New generations of students grew up with the TV, from the beginning of their life. One of the many gaps between students and teachers is that the latter met TV in the teenager age. There are several studies which show the role of TV (as well as computer and play station) in the development of cognitive processes. So there are some grounded reasons to believe that students and teachers (especially the old ones as… us) perform different cognitive processes. Students in class are quite similar to a TV audience, even because the design of the classroom recalls the theatre (TV or movie) metaphor where the teacher is the performer and the students the passive audience. Because of the differences (between students and teachers) in reasoning, understanding and attention levels due to a different exposure to TV, teachers have to re-new their teaching methods to capture students’ interest, attention and passion. Some new technologies (as PowerPoint software) help in succeeding this task. However we need to enlarge and enrich our tool-box in a direction that meets the TV audience format. One way is to teach methodological issues through movies. I will show some examples how to treat and discuss ethic dilemmas, the limit of observation, the myth of objectivity, the problem of intrusiveness and so on, through some films as Kitchen Stories (made by the Norwegian director Bent Hamer in 2003) and Kinsey (made by the American director Bill Condon in 2004 chronicling the life of the controversial American sex researcher Alfred C. Kinsey).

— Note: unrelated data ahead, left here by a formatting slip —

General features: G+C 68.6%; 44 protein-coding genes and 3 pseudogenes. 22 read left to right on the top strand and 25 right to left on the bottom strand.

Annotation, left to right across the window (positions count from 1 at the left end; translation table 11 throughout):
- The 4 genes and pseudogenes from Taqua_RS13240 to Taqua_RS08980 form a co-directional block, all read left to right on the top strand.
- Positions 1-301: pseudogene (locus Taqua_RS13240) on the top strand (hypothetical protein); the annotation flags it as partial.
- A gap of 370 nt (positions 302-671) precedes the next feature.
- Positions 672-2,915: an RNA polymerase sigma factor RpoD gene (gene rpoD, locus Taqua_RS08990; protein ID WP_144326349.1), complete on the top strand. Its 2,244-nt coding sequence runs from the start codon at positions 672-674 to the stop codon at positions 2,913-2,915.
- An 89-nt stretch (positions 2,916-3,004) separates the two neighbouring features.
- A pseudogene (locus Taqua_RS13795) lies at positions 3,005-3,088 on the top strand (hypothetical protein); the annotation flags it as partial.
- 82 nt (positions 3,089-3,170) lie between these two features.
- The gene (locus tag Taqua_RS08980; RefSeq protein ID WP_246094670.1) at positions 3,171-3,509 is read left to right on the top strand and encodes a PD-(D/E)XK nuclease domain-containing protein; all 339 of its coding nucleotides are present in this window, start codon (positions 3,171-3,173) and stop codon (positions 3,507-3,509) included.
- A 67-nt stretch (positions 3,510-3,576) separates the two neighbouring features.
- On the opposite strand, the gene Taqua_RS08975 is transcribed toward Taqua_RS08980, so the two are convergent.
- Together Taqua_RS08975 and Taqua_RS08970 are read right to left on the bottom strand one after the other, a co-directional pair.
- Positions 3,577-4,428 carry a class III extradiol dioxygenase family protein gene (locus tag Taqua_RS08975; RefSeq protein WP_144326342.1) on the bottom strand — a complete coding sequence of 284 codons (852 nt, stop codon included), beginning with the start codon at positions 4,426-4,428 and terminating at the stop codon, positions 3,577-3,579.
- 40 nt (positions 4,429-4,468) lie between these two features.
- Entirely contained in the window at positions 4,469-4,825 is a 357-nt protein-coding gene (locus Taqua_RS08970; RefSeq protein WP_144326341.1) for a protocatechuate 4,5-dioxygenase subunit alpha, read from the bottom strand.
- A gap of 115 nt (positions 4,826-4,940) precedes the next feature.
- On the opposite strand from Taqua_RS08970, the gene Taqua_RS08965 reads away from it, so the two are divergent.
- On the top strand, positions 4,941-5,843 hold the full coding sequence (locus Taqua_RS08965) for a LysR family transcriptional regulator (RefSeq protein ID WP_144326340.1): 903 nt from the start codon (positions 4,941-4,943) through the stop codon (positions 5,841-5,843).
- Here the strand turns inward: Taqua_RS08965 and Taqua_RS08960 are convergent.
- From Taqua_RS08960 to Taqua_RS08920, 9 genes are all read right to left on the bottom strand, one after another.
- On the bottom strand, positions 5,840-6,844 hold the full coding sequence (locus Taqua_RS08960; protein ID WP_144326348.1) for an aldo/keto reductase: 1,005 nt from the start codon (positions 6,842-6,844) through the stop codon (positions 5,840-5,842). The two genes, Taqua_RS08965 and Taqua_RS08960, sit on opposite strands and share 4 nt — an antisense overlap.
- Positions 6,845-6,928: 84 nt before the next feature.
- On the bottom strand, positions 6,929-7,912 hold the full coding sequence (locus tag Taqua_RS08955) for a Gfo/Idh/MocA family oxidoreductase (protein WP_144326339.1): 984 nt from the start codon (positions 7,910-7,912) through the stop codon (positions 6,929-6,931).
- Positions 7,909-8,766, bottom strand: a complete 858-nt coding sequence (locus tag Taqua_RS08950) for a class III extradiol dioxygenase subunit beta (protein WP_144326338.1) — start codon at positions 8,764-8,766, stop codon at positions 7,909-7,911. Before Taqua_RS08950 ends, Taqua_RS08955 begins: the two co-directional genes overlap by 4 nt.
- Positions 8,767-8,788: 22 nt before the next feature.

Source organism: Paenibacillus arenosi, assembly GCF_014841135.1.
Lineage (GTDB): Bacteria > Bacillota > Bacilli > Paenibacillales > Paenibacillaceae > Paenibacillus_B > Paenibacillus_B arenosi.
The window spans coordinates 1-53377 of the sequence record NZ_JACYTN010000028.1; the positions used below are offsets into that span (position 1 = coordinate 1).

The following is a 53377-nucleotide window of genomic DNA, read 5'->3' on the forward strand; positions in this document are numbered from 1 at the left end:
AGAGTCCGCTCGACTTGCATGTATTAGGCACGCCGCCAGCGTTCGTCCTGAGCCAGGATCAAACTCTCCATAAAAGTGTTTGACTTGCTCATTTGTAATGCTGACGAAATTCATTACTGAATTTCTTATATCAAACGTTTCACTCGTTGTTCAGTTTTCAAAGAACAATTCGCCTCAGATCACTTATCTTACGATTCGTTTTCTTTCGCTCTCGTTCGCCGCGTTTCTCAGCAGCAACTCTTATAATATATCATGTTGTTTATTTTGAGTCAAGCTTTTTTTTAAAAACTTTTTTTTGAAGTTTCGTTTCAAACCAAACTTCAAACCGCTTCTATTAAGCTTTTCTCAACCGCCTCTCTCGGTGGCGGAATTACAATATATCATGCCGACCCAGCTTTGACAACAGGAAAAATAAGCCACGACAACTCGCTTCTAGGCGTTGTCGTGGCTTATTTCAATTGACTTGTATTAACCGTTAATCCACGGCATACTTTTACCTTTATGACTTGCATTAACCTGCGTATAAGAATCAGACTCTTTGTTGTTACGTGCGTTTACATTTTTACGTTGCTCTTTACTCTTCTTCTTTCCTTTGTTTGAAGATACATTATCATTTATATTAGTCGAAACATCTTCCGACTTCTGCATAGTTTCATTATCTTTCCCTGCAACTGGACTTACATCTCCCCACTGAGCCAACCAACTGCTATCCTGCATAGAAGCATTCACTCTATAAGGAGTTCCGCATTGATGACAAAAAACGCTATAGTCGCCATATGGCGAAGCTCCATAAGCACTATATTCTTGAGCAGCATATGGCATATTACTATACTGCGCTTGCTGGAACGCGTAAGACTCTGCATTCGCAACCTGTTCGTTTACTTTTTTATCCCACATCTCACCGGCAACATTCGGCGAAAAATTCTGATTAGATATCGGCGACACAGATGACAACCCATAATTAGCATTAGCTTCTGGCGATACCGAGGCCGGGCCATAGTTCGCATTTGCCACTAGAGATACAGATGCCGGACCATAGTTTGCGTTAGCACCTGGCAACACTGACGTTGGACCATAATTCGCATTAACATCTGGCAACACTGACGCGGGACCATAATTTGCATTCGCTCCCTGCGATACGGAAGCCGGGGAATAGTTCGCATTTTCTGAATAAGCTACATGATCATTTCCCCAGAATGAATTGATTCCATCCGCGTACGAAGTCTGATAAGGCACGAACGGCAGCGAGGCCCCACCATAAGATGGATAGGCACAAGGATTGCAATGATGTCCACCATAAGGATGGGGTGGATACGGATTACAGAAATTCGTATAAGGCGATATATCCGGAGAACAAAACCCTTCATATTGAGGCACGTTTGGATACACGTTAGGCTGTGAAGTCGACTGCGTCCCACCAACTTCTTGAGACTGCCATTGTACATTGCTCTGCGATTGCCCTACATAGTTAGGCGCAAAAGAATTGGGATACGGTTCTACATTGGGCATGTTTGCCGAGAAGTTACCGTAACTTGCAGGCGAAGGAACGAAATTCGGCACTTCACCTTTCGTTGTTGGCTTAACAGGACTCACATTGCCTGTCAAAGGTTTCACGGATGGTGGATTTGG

|Titolo:||Using films for teaching methodology|
GOBO, GIAMPIETRO (Primo)
|Data di pubblicazione:||16-set-2008|
|Parole Chiave:||teaching ; methodology ; films|
|Settore Scientifico Disciplinare:||Settore SPS/07 - Sociologia Generale|
|Citazione:||Using films for teaching methodology / G. Gobo. ((Intervento presentato al 4. convegno Teaching Qualitative Methods tenutosi a Lodz (Polonia) nel 2008.|
|Appare nelle tipologie:||14 - Intervento a convegno non pubblicato|